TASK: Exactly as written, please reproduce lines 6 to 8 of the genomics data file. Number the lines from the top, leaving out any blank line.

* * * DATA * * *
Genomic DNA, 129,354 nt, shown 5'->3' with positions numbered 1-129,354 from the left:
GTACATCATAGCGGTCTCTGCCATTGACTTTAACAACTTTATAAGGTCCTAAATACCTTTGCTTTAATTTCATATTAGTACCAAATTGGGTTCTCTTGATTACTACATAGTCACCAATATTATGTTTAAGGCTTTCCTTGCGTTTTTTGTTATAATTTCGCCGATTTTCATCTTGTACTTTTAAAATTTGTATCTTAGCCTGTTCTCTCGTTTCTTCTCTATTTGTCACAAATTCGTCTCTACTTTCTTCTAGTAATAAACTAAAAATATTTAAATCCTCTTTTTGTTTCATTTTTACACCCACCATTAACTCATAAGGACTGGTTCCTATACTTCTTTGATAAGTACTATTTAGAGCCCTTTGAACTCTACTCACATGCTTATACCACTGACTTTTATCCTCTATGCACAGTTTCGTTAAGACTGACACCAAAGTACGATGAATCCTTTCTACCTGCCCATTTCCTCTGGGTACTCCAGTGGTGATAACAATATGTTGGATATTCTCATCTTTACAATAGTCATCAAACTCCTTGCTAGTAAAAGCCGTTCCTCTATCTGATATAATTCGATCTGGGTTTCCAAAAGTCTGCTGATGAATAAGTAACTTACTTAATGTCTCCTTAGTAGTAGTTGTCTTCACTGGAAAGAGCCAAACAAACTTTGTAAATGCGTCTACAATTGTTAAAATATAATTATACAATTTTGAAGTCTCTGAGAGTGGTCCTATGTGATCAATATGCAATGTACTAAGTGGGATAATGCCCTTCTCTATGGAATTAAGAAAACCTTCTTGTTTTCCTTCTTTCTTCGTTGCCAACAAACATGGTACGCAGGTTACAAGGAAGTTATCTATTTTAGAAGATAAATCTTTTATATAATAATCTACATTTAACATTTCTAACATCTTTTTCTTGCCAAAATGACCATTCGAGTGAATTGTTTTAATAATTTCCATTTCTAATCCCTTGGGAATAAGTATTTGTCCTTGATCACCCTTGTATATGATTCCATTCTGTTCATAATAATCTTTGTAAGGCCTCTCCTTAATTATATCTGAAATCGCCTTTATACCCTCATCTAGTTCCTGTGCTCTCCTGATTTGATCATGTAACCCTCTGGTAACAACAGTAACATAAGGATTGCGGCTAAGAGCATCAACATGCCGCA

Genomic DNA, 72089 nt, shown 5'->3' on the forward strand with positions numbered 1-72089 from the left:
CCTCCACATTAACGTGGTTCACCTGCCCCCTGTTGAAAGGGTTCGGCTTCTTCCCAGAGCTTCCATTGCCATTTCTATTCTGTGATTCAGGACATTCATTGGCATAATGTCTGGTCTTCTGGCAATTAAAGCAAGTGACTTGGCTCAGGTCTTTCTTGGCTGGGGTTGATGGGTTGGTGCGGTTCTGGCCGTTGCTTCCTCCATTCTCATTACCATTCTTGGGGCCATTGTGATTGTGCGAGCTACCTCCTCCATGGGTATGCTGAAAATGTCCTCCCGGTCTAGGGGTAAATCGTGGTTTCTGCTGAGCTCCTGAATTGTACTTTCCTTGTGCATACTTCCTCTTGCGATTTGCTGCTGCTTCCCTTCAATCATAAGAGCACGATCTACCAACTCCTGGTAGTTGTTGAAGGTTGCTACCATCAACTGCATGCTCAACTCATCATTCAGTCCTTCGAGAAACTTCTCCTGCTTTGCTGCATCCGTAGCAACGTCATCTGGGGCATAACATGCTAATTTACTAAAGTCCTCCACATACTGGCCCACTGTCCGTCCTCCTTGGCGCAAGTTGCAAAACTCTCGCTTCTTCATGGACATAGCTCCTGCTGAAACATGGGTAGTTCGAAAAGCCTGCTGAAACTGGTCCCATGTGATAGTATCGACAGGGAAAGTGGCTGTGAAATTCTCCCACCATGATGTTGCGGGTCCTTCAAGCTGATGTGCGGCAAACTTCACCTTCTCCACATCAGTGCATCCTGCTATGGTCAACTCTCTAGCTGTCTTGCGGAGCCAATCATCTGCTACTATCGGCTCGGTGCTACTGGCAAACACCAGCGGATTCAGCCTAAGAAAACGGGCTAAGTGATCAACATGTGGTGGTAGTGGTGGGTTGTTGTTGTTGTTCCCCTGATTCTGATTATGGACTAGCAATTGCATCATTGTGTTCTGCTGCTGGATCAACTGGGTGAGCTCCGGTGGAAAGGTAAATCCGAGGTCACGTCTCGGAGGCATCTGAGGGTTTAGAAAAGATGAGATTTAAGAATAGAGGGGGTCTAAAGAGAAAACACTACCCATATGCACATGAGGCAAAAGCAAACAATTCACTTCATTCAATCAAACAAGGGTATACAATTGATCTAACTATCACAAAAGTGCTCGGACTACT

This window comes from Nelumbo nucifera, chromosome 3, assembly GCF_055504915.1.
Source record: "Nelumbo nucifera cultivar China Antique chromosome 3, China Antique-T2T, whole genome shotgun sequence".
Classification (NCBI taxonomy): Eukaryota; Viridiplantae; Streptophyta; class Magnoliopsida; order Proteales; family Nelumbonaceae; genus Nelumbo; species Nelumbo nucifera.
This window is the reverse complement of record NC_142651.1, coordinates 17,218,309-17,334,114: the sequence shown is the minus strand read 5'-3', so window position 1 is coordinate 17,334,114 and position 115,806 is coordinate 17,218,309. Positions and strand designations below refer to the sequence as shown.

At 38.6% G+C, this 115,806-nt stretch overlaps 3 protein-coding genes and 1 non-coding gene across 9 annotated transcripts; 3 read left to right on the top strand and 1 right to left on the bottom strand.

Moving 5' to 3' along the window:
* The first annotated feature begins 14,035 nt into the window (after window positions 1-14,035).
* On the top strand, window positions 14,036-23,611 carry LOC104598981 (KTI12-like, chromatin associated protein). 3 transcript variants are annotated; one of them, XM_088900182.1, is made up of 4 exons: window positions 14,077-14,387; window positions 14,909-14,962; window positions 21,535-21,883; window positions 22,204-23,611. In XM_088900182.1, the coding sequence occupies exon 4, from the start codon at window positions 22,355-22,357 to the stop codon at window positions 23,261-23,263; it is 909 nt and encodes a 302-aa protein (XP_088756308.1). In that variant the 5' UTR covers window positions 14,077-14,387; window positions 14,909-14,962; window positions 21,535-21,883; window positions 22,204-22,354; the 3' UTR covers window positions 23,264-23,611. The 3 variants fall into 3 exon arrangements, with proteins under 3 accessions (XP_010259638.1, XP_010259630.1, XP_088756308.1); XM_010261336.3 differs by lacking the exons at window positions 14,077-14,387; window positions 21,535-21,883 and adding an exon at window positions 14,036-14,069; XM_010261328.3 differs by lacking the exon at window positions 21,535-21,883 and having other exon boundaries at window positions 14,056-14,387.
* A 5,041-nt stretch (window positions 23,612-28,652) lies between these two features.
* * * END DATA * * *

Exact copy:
Source record: "Nelumbo nucifera cultivar China Antique chromosome 3, China Antique-T2T, whole genome shotgun sequence".
Classification (NCBI taxonomy): Eukaryota; Viridiplantae; Streptophyta; class Magnoliopsida; order Proteales; family Nelumbonaceae; genus Nelumbo; species Nelumbo nucifera.
This window is the reverse complement of record NC_142651.1, coordinates 17,218,309-17,334,114: the sequence shown is the minus strand read 5'-3', so window position 1 is coordinate 17,334,114 and position 115,806 is coordinate 17,218,309. Positions and strand designations below refer to the sequence as shown.